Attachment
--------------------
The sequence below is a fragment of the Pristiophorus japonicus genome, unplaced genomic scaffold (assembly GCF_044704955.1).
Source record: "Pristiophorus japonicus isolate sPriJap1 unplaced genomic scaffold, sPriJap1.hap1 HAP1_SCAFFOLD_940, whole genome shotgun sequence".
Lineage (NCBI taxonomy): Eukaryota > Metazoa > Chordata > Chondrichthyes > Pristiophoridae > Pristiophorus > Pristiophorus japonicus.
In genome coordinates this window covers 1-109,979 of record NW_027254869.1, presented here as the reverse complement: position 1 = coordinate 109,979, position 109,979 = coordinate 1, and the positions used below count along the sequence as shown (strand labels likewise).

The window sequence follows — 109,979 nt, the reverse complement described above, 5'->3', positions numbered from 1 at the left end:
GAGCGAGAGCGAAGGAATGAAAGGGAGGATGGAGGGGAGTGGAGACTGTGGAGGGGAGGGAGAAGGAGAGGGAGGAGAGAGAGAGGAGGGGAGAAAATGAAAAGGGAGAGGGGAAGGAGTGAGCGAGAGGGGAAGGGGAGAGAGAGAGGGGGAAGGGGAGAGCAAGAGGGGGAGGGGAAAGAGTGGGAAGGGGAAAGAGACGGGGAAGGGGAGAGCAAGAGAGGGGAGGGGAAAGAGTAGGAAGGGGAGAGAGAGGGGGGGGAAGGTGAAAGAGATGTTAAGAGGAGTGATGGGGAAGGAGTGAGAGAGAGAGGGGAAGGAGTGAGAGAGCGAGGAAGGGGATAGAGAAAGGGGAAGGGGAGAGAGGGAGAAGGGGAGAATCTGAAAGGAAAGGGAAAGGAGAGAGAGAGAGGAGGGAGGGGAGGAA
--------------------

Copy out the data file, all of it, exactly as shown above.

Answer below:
The sequence below is a fragment of the Pristiophorus japonicus genome, unplaced genomic scaffold (assembly GCF_044704955.1).
Source record: "Pristiophorus japonicus isolate sPriJap1 unplaced genomic scaffold, sPriJap1.hap1 HAP1_SCAFFOLD_940, whole genome shotgun sequence".
Lineage (NCBI taxonomy): Eukaryota > Metazoa > Chordata > Chondrichthyes > Pristiophoridae > Pristiophorus > Pristiophorus japonicus.
In genome coordinates this window covers 1-109,979 of record NW_027254869.1, presented here as the reverse complement: position 1 = coordinate 109,979, position 109,979 = coordinate 1, and the positions used below count along the sequence as shown (strand labels likewise).

The window sequence follows — 109,979 nt, the reverse complement described above, 5'->3', positions numbered from 1 at the left end:
GAGCGAGAGCGAAGGAATGAAAGGGAGGATGGAGGGGAGTGGAGACTGTGGAGGGGAGGGAGAAGGAGAGGGAGGAGAGAGAGAGGAGGGGAGAAAATGAAAAGGGAGAGGGGAAGGAGTGAGCGAGAGGGGAAGGGGAGAGAGAGAGGGGGAAGGGGAGAGCAAGAGGGGGAGGGGAAAGAGTGGGAAGGGGAAAGAGACGGGGAAGGGGAGAGCAAGAGAGGGGAGGGGAAAGAGTAGGAAGGGGAGAGAGAGGGGGGGGAAGGTGAAAGAGATGTTAAGAGGAGTGATGGGGAAGGAGTGAGAGAGAGAGGGGAAGGAGTGAGAGAGCGAGGAAGGGGATAGAGAAAGGGGAAGGGGAGAGAGGGAGAAGGGGAGAATCTGAAAGGAAAGGGAAAGGAGAGAGAGAGAGGAGGGAGGGGAGGAA